Friday, August 31, 2012

Cuba reports mixed results of labor reform

Cuba reports mixed results of labor reform
Fri Aug 31, 2012 4:09am IST

* More than 350,000 join "non-state" sector
* Unemployment nearly doubles since 2009
* Wages show little improvement
By Marc Frank

HAVANA, Aug 30 (Reuters) - Communist-run Cuba's five-year plan to cut
more than a million state j obs, create a strong "non-state sector" and
improve wages has made only limited progress, according to a government
report released this week.

Authorities announced the shift of state workers to private and leased
small businesses and farming in late 2009 as the core of a broader
reform of the state-dominated economy that employed 90 percent of the

Authorities want to streamline the state and pull it out of secondary e
conomic activity in order to focus on improving the efficiency of larger
state-run companies and the wages they pay employees.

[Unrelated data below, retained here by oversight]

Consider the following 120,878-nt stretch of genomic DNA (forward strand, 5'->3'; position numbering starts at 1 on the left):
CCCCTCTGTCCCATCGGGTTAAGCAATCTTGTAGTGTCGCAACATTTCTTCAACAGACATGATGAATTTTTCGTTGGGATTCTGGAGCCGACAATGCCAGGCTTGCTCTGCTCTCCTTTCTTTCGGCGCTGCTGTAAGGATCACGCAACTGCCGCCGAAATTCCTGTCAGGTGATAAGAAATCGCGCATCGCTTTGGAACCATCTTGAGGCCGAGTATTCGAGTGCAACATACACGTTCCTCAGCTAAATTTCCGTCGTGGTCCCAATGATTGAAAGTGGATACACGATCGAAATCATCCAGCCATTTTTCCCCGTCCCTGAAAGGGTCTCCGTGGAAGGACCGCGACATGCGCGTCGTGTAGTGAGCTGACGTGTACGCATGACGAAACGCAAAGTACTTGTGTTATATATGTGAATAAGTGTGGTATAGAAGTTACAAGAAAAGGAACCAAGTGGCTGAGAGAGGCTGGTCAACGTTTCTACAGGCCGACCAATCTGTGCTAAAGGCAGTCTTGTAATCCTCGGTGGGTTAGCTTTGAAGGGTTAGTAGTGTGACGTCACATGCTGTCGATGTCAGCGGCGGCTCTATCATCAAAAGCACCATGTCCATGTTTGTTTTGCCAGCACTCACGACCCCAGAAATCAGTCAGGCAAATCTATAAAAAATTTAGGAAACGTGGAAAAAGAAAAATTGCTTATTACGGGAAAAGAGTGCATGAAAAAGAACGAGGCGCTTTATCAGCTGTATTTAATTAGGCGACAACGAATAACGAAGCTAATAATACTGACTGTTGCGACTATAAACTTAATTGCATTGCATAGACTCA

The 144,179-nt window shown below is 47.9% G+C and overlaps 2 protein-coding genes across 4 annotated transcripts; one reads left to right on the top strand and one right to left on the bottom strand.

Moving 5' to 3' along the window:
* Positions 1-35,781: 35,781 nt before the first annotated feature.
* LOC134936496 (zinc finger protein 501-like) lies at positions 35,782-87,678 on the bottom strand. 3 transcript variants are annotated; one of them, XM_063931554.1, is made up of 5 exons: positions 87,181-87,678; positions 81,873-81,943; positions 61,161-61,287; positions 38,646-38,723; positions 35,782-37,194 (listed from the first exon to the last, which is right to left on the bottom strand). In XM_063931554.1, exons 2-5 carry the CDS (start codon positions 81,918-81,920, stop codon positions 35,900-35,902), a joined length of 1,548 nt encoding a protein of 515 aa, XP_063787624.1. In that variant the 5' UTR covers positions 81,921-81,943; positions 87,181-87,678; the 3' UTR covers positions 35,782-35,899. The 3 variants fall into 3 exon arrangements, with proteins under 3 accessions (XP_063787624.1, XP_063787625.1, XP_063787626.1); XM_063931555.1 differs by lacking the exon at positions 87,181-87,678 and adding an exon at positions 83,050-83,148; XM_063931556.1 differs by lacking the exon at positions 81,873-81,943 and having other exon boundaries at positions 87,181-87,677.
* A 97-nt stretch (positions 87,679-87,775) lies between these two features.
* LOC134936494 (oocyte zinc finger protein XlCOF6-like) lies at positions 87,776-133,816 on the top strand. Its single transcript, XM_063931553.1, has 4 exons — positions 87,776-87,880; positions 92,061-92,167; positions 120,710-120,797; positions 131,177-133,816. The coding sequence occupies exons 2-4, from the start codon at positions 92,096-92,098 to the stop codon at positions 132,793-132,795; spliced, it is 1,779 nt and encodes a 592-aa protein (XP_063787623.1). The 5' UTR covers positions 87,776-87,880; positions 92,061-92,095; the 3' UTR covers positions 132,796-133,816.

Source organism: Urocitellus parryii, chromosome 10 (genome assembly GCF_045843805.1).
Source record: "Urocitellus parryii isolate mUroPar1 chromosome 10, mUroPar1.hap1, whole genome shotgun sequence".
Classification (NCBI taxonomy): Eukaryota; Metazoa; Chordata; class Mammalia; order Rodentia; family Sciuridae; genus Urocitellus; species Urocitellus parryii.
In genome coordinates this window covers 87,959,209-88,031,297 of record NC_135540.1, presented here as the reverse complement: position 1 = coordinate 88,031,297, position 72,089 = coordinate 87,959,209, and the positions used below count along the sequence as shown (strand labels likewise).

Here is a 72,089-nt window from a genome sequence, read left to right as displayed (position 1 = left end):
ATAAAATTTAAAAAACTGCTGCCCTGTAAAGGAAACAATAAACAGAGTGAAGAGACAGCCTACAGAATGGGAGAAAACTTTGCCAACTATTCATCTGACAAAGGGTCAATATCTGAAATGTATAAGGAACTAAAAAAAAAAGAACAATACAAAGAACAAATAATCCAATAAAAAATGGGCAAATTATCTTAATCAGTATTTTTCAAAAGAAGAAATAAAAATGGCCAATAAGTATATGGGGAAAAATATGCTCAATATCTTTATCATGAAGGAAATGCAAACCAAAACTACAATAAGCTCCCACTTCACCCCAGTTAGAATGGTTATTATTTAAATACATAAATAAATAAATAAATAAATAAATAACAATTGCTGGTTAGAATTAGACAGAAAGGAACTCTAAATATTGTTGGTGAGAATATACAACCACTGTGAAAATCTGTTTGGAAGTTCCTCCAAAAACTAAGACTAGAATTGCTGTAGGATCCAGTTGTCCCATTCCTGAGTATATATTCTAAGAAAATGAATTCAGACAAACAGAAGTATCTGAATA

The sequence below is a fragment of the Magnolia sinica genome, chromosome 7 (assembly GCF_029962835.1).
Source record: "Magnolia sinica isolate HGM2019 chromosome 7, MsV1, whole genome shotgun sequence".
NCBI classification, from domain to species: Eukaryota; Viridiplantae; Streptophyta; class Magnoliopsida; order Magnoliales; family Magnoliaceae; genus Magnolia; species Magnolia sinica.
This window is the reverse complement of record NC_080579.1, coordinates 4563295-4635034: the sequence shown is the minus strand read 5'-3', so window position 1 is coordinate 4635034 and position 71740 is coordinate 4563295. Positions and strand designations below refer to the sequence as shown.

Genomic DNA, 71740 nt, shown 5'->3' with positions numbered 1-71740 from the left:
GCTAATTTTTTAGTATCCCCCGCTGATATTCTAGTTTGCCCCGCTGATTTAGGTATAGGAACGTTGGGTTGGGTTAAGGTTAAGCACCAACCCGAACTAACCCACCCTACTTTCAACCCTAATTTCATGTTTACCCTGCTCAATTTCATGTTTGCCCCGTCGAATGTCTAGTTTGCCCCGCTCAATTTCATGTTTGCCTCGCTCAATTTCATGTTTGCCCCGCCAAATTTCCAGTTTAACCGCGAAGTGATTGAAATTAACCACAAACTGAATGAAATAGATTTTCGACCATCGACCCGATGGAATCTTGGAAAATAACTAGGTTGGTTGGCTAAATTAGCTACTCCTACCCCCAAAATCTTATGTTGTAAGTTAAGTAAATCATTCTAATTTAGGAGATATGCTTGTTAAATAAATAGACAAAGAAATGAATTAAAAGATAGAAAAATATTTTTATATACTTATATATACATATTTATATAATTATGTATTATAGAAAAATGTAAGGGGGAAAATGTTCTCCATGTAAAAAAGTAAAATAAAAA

The report, "Workforce and Salaries," revealed some progress in
self-employment, often a euphemism for small businesses and their
employees, and cutting bureaucratic jobs, but little improvement in
wages. ()

The report said there were 5 million people employed in 2011, similar to
2009, while unemployment rose from 86,000 to 164,000.

Of those working, 391,500 were self-employed in 2011, compared with
147,400 in 2009, when the government loosened regulations on small

More than 170,000 individuals have also taken advantage of a land lease
program begun in 2008, the government recently reported.

There was some significant progress reported in trimming the
bureaucracy. The number of "directors" fell from 380,000 in 2009 to
249,000 in 2011.

But if the shift from state to non-state employment is aimed in part at
improving state wages and thus performance, to date the plan has failed.

The average monthly wage increased from 429 pesos in 2009 to 455 in
20l1, the equivalent of just over a dollar based on the official
exchange rate of 25 to 1, no t nearly enough to stimulate productivity.

The government reported food prices alone increased 20 percent in 2011.

Cubans spend most of their wages on food, as health and education are
free, few pay rents or mortgages, there is no insurance, and few pay
income and property taxes.

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